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Jugular Venous Pressure (JVP)

Definition:
• The jugular venous pressure (JVP) reflects pressure in the right atrium (central venous
pressure); the venous pressure is estimated to be the vertical distance between the top of the
blood column (highest point of oscillation) and the right atrium.

Anatomy:
• Right and left internal jugular veins
o Largest paired neck veins draining the head and neck
o Originate from the dural venous sinuses
o Exit the skull via the jugular foramen
o Descend through the neck alongside the internal carotid arteries
o Joins the subclavian veins at the base of the neck
o Located posterior and superior to the medial fourth of the clavicle, running cephalad
until it passes under the sternocleidomastoid muscle
o Not directly visible, identifiable only via pulsations transmitted to the surface of the
neck
o Right internal jugular vein
§ Communicates directly with the right atrium via the superior vena cava
• Right and left external jugular veins
o Drain superficial scalp and face structures
o As they descend through the lateral neck the pass diagonally over the top of the
sternocleidomastoid muscles
o Empty into the subclavian veins
• Sternal angle of Louis
o The bony ridge adjacent to the second rib where the manubrium joins the body of the
sternum
o Remains roughly 5 cm above the right atrium regardless of the patients position

Physiology:
• Pressure changes from right atrial filling, contraction, and emptying cause fluctuations in the
JVP and its waveforms that are visible to the examiner

Indications:
• Routine cardiac examination in the evaluation of:
o Constrictive pericarditis
o Heart failure
o Pericardial tamponade
o Pulmonary hypertension
o Superior vena cava obstruction
o Tricuspid stenosis
• To determine the central venous pressure

Technique:
1. Begin with the patient relaxing comfortably in bed, head on a pillow (to relax the
sternocleidomastoid muscles), view of neck and chest should be unobstructed (if possible), and
the head of the bed elevated 30°– 45°
2. Turn the patient’s head slightly away from the side you are inspecting and extend the chin
(ensure the sternocleidomastoid muscles are still relaxed)
3. Use tangential light to identify the external jugular veins and then the internal jugular vein
pulsations (lower half of the neck)  
a. If jugular venous pulsations cannot be seen, lower/raise the head of the bed until
observed
4. Take care to distinguish internal jugular pulsations from the carotid artery pulsations
a. Observe the pulsations in the right side of the neck while timing the carotid artery pulse
on the left side of the neck with the examiners right third finger
5. Observe if both the left and right jugular veins distend at approximately the same degree of
elevation during the same phase of respiration
6. Observe for the fluttering waves in inspiration and expiration (this identifies the top of the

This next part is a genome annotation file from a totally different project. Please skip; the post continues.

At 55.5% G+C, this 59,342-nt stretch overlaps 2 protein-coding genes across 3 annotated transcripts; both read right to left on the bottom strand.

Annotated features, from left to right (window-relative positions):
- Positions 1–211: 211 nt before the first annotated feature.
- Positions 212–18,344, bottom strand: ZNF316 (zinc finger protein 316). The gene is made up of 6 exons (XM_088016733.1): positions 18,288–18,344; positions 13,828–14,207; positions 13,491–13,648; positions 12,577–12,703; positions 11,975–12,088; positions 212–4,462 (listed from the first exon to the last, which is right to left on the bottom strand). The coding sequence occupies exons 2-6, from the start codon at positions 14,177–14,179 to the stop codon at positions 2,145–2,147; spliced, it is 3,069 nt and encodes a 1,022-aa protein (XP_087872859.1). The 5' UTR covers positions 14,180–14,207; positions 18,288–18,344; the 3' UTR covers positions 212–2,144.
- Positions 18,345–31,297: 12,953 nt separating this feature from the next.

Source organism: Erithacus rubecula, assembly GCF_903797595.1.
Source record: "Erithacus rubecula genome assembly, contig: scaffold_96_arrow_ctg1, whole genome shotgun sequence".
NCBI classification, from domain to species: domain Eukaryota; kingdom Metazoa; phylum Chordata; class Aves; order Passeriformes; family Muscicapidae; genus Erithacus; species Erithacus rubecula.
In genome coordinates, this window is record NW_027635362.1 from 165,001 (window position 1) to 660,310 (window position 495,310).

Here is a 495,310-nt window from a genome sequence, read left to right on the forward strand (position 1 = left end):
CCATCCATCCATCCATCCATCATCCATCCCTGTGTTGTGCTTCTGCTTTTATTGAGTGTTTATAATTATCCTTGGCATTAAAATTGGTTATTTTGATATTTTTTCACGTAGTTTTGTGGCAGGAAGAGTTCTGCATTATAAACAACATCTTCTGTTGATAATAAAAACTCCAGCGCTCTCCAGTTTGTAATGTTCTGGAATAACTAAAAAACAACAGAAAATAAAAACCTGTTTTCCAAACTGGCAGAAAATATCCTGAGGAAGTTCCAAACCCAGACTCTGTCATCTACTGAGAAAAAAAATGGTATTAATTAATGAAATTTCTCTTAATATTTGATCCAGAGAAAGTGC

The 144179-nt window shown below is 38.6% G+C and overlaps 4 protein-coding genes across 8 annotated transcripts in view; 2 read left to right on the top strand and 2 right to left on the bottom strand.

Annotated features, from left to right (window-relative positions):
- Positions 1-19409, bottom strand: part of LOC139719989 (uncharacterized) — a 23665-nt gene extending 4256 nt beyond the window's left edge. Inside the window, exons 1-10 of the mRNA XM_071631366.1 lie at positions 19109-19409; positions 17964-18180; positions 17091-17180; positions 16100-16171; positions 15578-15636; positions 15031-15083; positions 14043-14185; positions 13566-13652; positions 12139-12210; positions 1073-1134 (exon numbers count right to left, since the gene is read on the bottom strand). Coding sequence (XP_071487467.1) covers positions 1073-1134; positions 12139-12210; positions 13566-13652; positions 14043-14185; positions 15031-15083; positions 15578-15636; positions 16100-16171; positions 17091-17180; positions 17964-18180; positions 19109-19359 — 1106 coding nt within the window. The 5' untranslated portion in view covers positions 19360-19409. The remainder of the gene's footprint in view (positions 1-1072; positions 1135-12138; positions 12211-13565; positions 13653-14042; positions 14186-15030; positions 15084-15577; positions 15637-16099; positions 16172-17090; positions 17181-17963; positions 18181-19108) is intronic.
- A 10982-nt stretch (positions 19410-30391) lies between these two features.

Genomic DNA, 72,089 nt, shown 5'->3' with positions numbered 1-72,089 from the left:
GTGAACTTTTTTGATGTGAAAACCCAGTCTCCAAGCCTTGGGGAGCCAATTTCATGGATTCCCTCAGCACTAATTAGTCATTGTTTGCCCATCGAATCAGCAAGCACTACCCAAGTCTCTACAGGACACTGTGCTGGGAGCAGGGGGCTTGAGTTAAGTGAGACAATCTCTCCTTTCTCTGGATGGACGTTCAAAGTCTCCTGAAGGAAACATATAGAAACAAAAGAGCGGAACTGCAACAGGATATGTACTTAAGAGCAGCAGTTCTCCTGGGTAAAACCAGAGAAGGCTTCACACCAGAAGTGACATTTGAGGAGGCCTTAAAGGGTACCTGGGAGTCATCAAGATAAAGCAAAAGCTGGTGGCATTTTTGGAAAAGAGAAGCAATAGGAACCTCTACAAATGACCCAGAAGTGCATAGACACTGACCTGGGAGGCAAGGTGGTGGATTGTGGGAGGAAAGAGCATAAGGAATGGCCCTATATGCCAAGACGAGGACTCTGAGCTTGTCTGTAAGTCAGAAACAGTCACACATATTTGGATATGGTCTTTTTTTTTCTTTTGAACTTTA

venous column)
a. In order to find the top of the column, the head of the bed may need to raised and
lowered several times
b. Avoid exaggerated breathing or breath holding because it distorts the normal mean
venous pressure
7. Focus on the right internal jugular vein
a. Look for pulsations in the suprasternal notch
8. Identify the highest point of pulsation
a. Extend a long rectangular card/ruler horizontally from this point and a centimeter
ruler vertically from the sternal angle (make an exact right angle)
b. Measure the vertical distance (in centimeters) above the sternal angle where the
horizontal card crosses the ruler
c. Add to this distance 4 cm (the distance from the sternal angle to the center of the right
atrium)

Results:
• Normal:
o JVP is 6 to 8 cm above the right atrium
• Abnormal/elevated:
o JVP is > 9 cm above the right atrium (> 4 cm above the sternal angle)

Interpretation:
• JVP falls in hypovolemia
• JVP rises with:
o Constrictive pericarditis
o Pericardial compression/tamponade
o Pulmonary hypertension
o Right/left heart failure
o Superior vena cava obstruction
o Tricuspid stenosis

Pearls:
• The jugular veins/pulsations are difficult to detect in children < 12 years of age
• Consider the patient’s volume status
o Hypovolemic patients may need to lie flat before you can observe neck veins
o Increased JVP (or volume-overload) you may need to elevate the head of the bed 60°–
90°
• In patients with obstructive lung disease, venous pressure may appear elevated on expiration
only and the veins collapse during inspiration (dose not indicate heart failure)
• To determine if jugular venous distention is due to pressure from below or are simply
prominent, use the method of “stripping” the vein
o Place our adjacent forefingers over a distended segment of the external jugular vein
o Strip the vein of its blood by moving your fingers apart while maintaining firm pressure
on the vein (the vein should be flat as you maintain pressure on it)
o To test for “filling from below” (from the heart back up into the veins), release only the
finger closest to the heart (keep the other finger in its place)
o If the central venous pressure is high enough, the vein will fill in a retrograde fashion
(“from below”)

References:
Bickley LS et al. Bates’ Guide to Physical Examination and History Taking. 11th ed. Philadelphia, PA:
Lippincott Williams & Wilkins. 2013;361-5.

Marieb EN, Hoehn K. Anatomy & Physiology. 3rd ed. San Fransisco, CA: Pearson Benjamin
Cummings. 2008;668-71.

Orient, JM. Sapira’s Art and Science of Bedside Diagnosis. 4th ed. Philadelphia, PA: Lippincott
Williams & Wilkins. 2010;398-403.

Walker HK et al. Clinical Methods: The History, Physical, and Laboratory Examinations. 3rd edition.
Boston: Butterworths; 1990. Chapter 19.